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(LEAD) S. Korea looking into 2 suspected cases of Kawasaki-like illness in children

All News 15:46 May 26, 2020

(ATTN: RECASTS headline; ADDS more info throughout, photo)

SEOUL, May 26 (Yonhap) -- South Korea on Tuesday reported two suspected cases of an unknown inflammatory syndrome in children possibly linked to the new coronavirus for the first time.

The two cases -- one under the age of 10 and one teenager -- were reported in Seoul for the disease whose symptoms are similar to the rare illness Kawasaki, according to the Korea Centers for Disease Control and Prevention (KCDC).

The KCDC said the two children did not test positive for COVID-19.

People wearing masks walk at Seoul Station on May 26, 2020, as the quarantine authorities began to require all bus, taxi and airplane passengers to wear masks the same day amid the coronavirus pandemic. (Yonhap)

"One of the two suspected cases currently do not fit the definition of the disease," KCDC's Deputy Director Kwon Jun-wook told a briefing. "However, we are looking into both reported cases."

The disease, named Multisystem Inflammatory Syndrome in Children (MIS-C), first emerged in Europe in April. Hundreds of children in a total of 13 countries have since been treated in hospitals, with some cases leading to death.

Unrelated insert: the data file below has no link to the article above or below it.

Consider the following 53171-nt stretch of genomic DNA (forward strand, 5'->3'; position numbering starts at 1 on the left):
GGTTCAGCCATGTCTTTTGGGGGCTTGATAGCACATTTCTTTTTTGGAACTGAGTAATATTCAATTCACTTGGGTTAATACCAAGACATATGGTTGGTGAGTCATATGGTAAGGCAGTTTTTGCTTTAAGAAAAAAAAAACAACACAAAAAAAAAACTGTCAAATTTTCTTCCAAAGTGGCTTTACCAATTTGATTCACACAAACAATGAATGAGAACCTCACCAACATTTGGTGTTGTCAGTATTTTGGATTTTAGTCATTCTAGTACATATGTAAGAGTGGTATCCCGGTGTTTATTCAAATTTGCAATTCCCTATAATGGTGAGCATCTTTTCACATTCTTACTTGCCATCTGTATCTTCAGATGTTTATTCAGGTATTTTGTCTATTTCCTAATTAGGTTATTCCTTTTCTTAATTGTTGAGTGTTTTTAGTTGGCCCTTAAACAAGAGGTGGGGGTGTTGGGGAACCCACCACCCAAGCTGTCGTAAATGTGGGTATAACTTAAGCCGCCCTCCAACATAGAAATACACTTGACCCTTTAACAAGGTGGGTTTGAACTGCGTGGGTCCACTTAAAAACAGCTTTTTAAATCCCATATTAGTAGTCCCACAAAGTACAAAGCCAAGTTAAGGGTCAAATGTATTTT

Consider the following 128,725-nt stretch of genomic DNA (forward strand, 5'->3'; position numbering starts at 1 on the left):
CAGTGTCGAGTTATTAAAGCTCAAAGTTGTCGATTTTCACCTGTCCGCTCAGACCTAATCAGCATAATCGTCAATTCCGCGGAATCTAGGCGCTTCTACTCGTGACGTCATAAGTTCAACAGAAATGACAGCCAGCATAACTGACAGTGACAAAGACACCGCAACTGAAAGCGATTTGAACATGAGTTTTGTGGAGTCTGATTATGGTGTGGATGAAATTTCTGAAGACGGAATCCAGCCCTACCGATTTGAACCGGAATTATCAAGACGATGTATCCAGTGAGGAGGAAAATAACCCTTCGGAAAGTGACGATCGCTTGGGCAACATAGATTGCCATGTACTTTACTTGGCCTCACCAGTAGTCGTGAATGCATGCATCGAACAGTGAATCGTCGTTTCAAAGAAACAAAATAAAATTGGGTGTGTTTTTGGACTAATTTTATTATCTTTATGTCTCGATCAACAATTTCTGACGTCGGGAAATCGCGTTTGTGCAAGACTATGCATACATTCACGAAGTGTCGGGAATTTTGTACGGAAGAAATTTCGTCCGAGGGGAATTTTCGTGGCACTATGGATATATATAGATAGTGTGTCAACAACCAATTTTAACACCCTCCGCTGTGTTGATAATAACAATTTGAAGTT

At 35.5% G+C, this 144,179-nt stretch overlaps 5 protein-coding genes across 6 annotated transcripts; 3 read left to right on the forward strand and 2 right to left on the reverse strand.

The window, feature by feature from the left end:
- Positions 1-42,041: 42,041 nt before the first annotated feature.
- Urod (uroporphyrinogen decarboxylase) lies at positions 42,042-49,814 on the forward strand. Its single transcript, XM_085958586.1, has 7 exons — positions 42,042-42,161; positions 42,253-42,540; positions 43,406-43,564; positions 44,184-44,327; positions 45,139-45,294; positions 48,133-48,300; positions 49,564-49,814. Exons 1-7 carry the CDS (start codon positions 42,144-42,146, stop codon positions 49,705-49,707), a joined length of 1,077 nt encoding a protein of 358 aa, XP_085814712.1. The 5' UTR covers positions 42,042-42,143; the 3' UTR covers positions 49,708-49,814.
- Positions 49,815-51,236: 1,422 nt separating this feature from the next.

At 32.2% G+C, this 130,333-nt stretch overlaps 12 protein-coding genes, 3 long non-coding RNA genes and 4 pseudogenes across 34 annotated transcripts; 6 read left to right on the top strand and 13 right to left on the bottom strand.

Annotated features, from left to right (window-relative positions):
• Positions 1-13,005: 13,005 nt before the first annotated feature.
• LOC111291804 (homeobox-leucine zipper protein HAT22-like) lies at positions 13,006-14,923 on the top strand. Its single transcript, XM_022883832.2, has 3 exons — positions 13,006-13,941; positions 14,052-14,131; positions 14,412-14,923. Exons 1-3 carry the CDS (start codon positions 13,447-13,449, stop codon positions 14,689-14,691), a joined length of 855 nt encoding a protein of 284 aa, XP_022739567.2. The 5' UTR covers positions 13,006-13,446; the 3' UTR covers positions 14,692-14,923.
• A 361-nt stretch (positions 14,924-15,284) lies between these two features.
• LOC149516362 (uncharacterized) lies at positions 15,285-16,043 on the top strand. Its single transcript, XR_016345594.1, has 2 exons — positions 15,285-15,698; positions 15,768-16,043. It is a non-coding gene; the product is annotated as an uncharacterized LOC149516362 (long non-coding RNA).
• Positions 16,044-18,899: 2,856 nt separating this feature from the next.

The symptoms of MIS-C include inflammation of the blood vessels, swollen hands and feet, vomiting, abdominal pain and diarrhea, which are similar to those of the Kawasaki disease, a rare illness that occurs in 1 in 10,000 children under the age of 5.

There is no currently no proof that MIS-SC is linked to COVID-19, with the exact cause remaining unidentified, according to the KCDC. The disease remains exceedingly rare.

The KCDC published a case definition for the disease. Children and adolescents under 19 show symptoms of a fever of 38 degrees Celsius or above lasting 24 hours or longer, with inflammation and multisystem (two or more) organ involvement in severe clinical condition requiring hospitalization.

No other pathogenic cause of inflammation should be found, and evidence of COVID-19 infection, or history of COVID-19 exposure within four weeks prior to the onset of illness, should be found, according to the KCDC.

The cases come just a day after the KCDC established a system to detect and analyze MIS-C. Doctors are advised to report to health authorities if they identify patients showing such symptoms.


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